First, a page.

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Missouri County Calls for Referendum to Remove Andrew Jackson Statues After Voting to Keep Them in 2020

Officials in Jackson County, Missouri are seeking a new referendum to remove a pair of statues of the county’s namesake, former President Andrew Jackson.

During the November 2020 election, Jackson County put the issue of whether or not to remove the statues of the former president to a ballot. About 72 percent of voters rejected the proposal, while about 28 percent favored their removal.

On Monday, the county Legislature voted 7–1 on a resolution to remove the pair of statues of Jackson that are in place outside the historic Harry S. Truman Office and Courtroom in Independence, Missouri and another outside the Jackson County Courthouse in Kansas City. The resolution calls for replacing the statues of Jackson with new statues of former President Harry Truman.

A summary (pdf) of the new resolution, introduced by county Legislator Manuel Abarca, states that the county is seeking to remove the statues of Jackson owing to his alleged connection to “genocidal campaigns against indigenous groups or slavery.”

As president, Jackson passed the Indian Removal Act of 1830, which displaced Native American tribes in the eastern United States. Historians estimate several thousand Native Americans died over the course of those forced relocation programs, including an estimated 4,000 members of the Cherokee people. Jackson also endorsed the practice of slavery and, according to his Hermitage estate, the Jackson family owned more than 300 men, women, and children.

After Mr. Abarca introduced his resolution to have the statues of Jackson removed, the county legislators voted to adopt an amended version of the resolution stating the county intends to put the statue removal issue to a vote once more on the November 2024 ballot. It remains unclear when the actual language for the ballot question will be adopted.

Statue Removals Fuel Debate About History

The issue of whether to remove monuments of controversial historical figures has fueled public debates in recent years.

Jackson County’s 2020 proposal to remove statues of Jackson came about amid nationwide protests and riots after George Floyd, a black man, died in Minneapolis police custody. The demonstrations sparked by Mr. Floyd’s death gave rise to a broader debate over America’s history of race relations. Some of that focus turned toward statues of controversial figures and, while some localities handled their statue removals through a formal process, some rioters took the issue into their own hands on numerous occasions, toppling and defacing monuments.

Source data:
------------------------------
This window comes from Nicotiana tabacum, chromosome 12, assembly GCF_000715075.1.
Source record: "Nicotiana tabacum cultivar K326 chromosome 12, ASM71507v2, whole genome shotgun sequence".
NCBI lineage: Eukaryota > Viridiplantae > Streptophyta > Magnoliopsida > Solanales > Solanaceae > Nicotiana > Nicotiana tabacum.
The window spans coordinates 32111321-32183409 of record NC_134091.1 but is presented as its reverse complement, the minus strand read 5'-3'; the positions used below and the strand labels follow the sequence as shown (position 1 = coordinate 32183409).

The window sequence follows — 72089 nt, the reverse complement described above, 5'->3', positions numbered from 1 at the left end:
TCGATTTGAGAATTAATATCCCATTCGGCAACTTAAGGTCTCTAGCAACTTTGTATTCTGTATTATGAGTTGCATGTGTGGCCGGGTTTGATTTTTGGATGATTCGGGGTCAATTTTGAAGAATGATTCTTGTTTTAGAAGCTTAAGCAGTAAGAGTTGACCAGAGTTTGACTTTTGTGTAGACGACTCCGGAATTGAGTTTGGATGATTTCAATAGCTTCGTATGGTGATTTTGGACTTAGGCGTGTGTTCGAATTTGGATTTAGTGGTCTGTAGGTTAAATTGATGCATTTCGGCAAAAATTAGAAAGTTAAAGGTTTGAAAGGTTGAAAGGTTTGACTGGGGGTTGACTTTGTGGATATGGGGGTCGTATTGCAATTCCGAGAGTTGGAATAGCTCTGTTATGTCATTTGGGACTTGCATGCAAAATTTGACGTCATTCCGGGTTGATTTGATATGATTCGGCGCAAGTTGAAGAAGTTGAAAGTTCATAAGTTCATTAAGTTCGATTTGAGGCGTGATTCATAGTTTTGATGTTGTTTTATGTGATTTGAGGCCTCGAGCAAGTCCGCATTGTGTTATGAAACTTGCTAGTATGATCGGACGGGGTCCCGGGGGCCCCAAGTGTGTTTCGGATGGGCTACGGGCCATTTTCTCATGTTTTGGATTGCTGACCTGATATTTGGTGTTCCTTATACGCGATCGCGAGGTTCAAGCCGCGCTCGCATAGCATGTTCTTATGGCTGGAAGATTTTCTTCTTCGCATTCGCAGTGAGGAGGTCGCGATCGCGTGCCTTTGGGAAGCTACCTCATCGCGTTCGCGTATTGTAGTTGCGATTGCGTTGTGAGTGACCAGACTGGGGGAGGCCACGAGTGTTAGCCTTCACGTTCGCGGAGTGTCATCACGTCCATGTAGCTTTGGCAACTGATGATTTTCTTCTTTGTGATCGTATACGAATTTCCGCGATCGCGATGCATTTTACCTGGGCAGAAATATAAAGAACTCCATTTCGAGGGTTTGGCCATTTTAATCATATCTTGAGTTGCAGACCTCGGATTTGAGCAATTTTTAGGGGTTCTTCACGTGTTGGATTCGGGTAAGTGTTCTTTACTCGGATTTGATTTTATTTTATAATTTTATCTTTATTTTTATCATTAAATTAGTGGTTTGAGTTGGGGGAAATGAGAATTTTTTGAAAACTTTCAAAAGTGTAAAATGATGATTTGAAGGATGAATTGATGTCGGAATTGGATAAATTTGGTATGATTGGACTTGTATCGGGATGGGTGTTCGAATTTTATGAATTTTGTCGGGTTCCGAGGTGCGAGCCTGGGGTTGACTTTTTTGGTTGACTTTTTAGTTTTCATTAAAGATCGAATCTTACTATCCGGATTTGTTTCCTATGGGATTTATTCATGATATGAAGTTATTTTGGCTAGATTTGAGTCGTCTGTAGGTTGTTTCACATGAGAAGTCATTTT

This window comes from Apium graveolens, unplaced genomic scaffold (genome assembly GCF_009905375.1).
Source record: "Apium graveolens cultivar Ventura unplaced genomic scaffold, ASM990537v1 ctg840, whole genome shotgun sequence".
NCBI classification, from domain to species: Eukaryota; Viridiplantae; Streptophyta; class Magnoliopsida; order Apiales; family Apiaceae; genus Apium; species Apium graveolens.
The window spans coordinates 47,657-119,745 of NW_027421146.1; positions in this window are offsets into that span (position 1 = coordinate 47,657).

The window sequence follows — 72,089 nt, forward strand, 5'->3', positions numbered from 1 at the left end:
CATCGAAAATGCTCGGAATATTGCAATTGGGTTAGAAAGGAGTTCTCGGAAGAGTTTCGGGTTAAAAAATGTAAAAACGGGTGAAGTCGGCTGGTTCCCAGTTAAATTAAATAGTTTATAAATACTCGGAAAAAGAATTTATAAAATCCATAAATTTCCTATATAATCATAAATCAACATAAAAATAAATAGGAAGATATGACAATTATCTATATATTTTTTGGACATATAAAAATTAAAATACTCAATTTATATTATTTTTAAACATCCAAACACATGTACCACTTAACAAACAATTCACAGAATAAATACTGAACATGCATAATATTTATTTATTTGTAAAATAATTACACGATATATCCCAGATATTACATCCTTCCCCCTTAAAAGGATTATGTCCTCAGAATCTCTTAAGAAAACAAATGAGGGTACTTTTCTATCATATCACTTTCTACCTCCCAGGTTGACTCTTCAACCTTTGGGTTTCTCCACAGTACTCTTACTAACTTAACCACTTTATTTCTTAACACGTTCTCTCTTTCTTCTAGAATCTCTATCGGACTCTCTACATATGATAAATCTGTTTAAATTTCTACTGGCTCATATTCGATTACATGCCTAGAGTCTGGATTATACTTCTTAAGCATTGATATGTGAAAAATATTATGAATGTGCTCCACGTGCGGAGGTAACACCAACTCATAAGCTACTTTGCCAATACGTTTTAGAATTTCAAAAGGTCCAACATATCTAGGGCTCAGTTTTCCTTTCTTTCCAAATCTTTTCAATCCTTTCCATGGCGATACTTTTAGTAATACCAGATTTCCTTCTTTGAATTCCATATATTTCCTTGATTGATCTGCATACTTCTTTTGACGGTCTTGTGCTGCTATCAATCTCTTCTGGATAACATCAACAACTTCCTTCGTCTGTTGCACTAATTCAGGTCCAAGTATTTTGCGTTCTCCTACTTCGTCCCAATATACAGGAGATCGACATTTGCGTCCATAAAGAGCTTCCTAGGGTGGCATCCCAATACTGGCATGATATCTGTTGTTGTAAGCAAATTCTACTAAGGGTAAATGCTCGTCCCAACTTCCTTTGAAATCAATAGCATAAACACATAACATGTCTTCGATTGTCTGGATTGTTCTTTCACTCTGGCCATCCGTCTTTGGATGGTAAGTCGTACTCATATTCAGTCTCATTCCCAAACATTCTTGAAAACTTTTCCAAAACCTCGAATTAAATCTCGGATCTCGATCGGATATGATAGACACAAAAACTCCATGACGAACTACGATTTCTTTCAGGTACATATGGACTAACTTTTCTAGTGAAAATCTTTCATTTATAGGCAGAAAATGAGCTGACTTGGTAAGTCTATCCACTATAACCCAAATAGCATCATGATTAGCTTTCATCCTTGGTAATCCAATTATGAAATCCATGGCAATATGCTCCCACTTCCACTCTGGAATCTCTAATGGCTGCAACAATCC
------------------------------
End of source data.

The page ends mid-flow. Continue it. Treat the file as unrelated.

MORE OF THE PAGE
Jackson County Executive Frank White, one of the proponents of the 2020 measure to remove the statues of Jackson, said he remained committed to the idea even after voters rejected the proposal.

“I am proud to have stood up and stood on behalf of a movement demanding fairness, justice and equality in Jackson County,” Mr. White wrote on Twitter on Nov. 4, 2020. “I remain committed in my belief that the statues of a man who owned slaves, caused thousands of Native Americans to die and never stepped foot in our County should be removed from our public facilities.”

While the initial effort to remove the statues of Jackson failed, Jackson County has installed new plaques on those statues, meant to acknowledge the former president’s involvement in slavery and the displacement of Native Americans.

The debates over statues and monuments have touched on a variety of other historical figures, not all of whom were staunch proponents of slavery.

In the summer of 2020, a statue of President Ulysses S. Grant was toppled. Grant had owned a slave for a brief period in his life but freed that man by 1859 and went on to lead Union forces against the slave-owning Confederate states during the Civil War.

In 2020, rioters in Portland, Oregon, toppled a statue of 16th President Abraham Lincoln. Lincoln had owned no slaves and had signed the Emancipation Proclamation, which declared slaves in the Confederate states to be free. Lincoln also advocated for and saw several states ratify the 13th Amendment, which abolished slavery, prior to his assassination.

In June 2020, a group of protesters defended a statue of 26th President Theodore Roosevelt against a removal effort. The statue, which stood in front of the American Museum of Natural History, featured Roosevelt on a horse flanked on one side by a Native American and on the other side by an African man. The American Museum of Natural History said the statue “communicates a racial hierarchy that the Museum and members of the public have long found disturbing.” The statue was eventually removed from the museum’s front and relocated to North Dakota.

NTD News reached out to Mr. Abarca about his proposal to replace the statues of Jackson with new monuments to Truman. Truman was president during the first and only two cases in which atomic weapons were used in wartime—the U.S. bombing of Hiroshima and Nagasaki in Japan—an event that historians estimate led to the deaths of more than 200,000 people, many of whom were civilians.

Mr. Abarca did not respond to the request for comment.

From NTD News

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